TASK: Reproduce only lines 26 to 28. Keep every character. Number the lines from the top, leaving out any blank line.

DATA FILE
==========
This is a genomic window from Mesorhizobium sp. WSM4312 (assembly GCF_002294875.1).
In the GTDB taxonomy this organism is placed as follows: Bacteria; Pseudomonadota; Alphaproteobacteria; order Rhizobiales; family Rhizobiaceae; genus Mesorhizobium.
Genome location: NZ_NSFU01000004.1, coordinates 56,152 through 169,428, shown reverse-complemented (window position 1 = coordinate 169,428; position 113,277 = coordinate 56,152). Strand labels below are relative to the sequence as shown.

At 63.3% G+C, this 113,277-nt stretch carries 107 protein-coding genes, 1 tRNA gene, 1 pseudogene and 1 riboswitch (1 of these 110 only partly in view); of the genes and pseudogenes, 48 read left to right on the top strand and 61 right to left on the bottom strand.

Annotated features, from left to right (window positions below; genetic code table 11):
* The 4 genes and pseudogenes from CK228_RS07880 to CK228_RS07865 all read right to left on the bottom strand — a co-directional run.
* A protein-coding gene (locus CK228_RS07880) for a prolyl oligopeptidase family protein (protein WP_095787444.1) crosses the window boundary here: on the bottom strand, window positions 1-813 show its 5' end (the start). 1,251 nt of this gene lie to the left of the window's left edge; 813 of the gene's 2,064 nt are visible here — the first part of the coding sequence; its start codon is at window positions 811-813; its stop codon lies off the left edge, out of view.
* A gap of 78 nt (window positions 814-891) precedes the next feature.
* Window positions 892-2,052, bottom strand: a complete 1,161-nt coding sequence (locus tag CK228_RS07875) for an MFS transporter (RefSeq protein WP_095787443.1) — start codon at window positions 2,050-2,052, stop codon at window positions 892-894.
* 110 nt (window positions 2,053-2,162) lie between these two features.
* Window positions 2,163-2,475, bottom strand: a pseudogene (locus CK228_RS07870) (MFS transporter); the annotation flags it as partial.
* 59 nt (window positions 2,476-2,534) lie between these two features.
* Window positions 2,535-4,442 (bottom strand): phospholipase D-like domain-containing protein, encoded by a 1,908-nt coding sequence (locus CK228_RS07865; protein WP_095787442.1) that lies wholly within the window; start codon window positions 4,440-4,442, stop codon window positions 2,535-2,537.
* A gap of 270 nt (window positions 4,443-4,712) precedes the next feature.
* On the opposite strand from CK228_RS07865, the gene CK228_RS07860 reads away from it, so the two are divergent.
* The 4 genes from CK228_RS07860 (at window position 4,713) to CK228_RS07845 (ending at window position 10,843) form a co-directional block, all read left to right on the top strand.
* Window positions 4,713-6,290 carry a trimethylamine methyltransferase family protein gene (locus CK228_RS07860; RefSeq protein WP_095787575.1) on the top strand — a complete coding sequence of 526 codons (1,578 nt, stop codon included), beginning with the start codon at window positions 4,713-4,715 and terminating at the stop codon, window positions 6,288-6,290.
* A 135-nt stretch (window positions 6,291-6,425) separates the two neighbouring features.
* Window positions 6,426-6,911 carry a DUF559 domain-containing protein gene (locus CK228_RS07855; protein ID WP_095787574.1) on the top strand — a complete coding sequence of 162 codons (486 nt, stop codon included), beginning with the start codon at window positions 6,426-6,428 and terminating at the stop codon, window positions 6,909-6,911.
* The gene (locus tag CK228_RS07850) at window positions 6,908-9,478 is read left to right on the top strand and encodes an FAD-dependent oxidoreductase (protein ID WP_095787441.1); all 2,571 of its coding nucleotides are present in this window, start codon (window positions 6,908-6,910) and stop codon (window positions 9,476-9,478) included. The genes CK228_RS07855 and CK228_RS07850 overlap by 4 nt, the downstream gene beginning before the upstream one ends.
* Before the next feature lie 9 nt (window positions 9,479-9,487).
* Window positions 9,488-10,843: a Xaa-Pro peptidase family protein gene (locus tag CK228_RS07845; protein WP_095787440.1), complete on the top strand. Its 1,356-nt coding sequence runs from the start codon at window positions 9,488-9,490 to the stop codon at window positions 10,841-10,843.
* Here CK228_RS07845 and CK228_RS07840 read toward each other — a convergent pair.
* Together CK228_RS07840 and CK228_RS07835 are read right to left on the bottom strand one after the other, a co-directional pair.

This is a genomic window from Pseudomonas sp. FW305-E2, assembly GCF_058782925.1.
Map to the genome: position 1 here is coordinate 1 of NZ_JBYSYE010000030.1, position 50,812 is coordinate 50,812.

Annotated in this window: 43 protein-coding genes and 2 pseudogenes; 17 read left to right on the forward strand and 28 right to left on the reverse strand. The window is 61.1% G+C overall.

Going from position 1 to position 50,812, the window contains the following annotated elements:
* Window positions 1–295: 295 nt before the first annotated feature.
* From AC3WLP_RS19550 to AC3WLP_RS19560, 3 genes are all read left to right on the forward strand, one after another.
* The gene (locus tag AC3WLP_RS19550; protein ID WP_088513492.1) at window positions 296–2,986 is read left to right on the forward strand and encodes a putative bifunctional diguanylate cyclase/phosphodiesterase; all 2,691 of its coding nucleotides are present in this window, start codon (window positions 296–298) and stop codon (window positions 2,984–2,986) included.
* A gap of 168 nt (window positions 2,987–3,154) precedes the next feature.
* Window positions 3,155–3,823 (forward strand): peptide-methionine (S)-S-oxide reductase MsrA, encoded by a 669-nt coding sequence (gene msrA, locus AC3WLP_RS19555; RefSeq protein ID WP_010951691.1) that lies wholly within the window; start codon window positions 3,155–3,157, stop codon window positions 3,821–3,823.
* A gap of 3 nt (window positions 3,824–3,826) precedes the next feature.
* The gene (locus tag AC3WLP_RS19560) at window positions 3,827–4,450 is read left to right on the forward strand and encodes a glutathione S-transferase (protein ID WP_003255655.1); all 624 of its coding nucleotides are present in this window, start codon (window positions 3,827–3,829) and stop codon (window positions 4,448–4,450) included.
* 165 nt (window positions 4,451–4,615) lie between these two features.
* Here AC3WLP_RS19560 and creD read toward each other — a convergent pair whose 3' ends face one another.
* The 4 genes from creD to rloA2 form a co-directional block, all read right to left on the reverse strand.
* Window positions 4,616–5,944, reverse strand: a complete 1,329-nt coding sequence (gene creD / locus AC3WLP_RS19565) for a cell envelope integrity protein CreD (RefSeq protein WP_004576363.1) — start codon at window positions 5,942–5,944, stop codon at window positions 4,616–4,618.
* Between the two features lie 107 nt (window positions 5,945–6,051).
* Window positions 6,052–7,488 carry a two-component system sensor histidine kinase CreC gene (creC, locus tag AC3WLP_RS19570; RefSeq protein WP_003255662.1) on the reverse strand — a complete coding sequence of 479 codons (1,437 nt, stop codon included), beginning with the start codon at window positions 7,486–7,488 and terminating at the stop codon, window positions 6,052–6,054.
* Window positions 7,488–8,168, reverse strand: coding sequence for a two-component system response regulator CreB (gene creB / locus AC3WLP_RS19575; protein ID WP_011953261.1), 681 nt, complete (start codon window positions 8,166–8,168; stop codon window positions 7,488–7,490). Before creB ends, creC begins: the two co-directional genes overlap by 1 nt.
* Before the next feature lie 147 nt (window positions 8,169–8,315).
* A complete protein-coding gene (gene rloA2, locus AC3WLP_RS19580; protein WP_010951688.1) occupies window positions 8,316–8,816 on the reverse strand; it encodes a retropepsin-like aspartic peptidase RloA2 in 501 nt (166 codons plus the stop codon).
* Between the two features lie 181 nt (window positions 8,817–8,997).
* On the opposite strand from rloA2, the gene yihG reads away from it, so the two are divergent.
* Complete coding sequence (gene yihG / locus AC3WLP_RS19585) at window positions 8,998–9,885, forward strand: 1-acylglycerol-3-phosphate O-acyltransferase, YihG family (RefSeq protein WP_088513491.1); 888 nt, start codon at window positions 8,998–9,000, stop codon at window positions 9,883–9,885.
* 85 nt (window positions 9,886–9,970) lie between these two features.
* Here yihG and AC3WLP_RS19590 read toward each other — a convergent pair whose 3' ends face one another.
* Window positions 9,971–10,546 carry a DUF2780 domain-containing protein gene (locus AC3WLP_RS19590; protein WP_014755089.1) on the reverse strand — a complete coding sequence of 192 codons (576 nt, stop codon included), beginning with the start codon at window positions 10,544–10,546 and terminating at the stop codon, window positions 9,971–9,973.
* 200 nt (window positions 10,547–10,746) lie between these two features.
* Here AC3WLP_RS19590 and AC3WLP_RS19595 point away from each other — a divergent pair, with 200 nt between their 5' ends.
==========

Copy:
Map to the genome: position 1 here is coordinate 1 of NZ_JBYSYE010000030.1, position 50,812 is coordinate 50,812.

Annotated in this window: 43 protein-coding genes and 2 pseudogenes; 17 read left to right on the forward strand and 28 right to left on the reverse strand. The window is 61.1% G+C overall.

Going from position 1 to position 50,812, the window contains the following annotated elements: